Pete and Tom DeBrular: Brothers In Arms.

On Tuesday, we introduced you to Pete DeBrular, the Garveston Twelve and our quest to find Pete’s living relatives.  Yesterday, on Letters From War Wednesday, we featured Pete DeBrular’s last note home, written on June 2, 1944, just two days prior to his death at Garveston, England.

Today, we are pleased to announce that we located Pete DeBrular’s brother, Tom, who himself has an amazing story of life and death while serving with the 62nd Seabee Battalion on Iwo Jima.

The five DeBrular brothers grew up in Cromwell.  Pete and Tom were the youngest, close in age and relationship.  Their father died when Tom was just one-year-old, leaving their mother to raise five boys on her own during the Great Depression.  It proved too much.  Tom’s mother died when he was just nine.  And his brother, Pete, was only eleven.

The three eldest DeBrular brothers were old enough to fend for themselves.  But Tom and Pete had nothing, but each other.  The pair was sent to an orphanage, the Indiana Masonic Home, in Franklin, Indiana.  “Thank the good Lord, Dad was a Mason,” Tom said.  “Pete and I had nowhere to go.  The Home was there for us, when we really needed it.  To this day, I have very fond memories of the place and the people.”

Sgt. Pete DeBrular - 492nd Bomb Group

Pete graduated in 1941 and soon after fell in with the U.S. Army Air Corps.  Following stateside training, he joined his crew at North Pickenham, England as part of the 856th Bomb Squadron, 492nd Bomb Group, 8th Air Force.  Pete served as a waist gunner aboard a B-24 Liberator, piloted by Lt. Ray Sachtleben.

Tom graduated from the Masonic Home’s high school in 1943.  “My brothers were already in the Army and the Air Force,” Tom said.  “They all told me to do something different.   So I went to Toledo to see about the Navy.  There’s this Navy Petty Officer, with this big old beer belly and he starts telling me about the Seabees, the Construction Battalion.  Well, it’s sounding pretty good.  My whole family had been in construction or carpentry. Heck, my grandfather was a carriage maker during the Civil War.  So I signed on with the Seabees.”

While Pete and his crew mates were seeing to bombing runs over Northern Europe, Tom was rebuilding Pearl Harbor.  “We spent thirteen months there, fixing it back up after the attack,” he said.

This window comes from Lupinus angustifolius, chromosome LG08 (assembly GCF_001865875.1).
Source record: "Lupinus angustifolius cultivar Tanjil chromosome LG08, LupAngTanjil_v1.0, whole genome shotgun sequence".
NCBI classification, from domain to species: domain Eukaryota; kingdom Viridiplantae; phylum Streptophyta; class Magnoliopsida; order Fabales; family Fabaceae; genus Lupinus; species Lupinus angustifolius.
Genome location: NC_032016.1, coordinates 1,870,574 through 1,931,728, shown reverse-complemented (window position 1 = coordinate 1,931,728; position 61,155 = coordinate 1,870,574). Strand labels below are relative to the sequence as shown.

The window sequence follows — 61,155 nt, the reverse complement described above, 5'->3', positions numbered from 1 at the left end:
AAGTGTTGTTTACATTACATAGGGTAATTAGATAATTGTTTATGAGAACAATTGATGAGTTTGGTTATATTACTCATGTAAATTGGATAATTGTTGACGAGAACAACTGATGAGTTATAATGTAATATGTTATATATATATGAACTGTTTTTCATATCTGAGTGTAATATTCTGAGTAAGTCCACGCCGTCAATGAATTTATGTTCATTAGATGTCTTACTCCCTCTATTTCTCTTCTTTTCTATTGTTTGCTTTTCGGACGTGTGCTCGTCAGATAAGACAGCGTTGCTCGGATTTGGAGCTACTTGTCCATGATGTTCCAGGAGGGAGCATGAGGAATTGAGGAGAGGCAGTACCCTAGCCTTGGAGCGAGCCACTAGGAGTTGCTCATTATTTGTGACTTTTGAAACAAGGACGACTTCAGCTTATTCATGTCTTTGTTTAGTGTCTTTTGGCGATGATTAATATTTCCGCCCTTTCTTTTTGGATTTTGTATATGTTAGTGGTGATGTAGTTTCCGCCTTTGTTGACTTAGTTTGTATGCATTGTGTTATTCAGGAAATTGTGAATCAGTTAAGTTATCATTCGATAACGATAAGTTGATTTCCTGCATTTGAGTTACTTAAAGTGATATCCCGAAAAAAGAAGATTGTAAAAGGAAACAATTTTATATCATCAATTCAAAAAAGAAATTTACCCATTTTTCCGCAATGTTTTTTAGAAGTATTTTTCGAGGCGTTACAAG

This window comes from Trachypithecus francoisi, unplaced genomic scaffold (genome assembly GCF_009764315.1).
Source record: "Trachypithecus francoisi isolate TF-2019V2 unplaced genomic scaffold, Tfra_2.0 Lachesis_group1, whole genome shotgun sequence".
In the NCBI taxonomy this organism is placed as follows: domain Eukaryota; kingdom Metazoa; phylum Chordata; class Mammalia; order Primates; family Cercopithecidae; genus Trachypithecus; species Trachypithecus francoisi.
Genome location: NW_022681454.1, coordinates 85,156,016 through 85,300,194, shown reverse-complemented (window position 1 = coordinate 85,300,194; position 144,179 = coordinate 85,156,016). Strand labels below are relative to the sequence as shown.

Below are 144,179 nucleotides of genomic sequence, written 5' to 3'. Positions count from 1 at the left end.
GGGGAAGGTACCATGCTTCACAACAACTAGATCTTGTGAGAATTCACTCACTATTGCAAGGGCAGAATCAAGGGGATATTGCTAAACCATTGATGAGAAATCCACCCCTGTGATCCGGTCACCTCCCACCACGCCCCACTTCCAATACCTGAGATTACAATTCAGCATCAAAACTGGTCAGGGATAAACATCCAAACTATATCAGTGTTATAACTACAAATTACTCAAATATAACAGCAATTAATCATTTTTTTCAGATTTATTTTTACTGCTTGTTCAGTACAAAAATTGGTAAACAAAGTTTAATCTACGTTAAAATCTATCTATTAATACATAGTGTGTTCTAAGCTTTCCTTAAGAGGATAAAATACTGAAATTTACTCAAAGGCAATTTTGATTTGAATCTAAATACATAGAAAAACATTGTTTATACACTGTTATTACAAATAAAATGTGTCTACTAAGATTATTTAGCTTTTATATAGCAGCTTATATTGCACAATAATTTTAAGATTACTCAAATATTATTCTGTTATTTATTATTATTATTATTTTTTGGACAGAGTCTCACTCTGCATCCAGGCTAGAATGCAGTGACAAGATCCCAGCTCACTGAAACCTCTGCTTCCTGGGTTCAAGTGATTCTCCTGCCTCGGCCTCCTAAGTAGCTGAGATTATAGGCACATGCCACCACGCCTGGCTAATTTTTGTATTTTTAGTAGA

Rigorous combat training followed on Maui.  “They really worked us hard,” Tom continued.  “We trained on every kind of weapon you could imagine.  After three months, we were ready.  We just weren’t quite sure for what.”

It was also while on Maui that Tom found out about the death of his brother, Pete.  “That was tough,” Tom admitted.  “We were about as close as brothers could get.  Pete had kind of always looked out for me.  And just like that, he was gone.  My commander said that I could take the rest of the week off, but that wasn’t going to bring Pete back.  I just kept at it.”

Tom DeBrular - 62nd Seabee Battalion

On Christmas Eve 1944, Tom DeBrular and his 62nd Seabee Battalion boarded a vessel bound for Iwo Jima.  “When we got near the island, those ships were just blowing that place to bits,” Tom said.  “I think we all kind of thought that there wouldn’t be anything left.  We were wrong.  Of course, the Japs were all hiding down in the protected tunnels and caves, just waiting for us.  The first waves went in on the morning of February 19.  They allowed our guys to land.  Things got stacked up.  Then they hit us.  It was brutal, just terrible.”

The 62nd Seabees washed ashore only days later.  “The tanks couldn’t get anywhere on that soft sand and ash,” Tom explained.  “The tank tracks would just spin.  We had to lay steel matting down to get the tanks off the beach and onto the hard pan.  Once there, they really started doing some damage.  The tanks, with their flamethrowers, were very effective at burning out the caves and bunkers.   They would just light those things up.”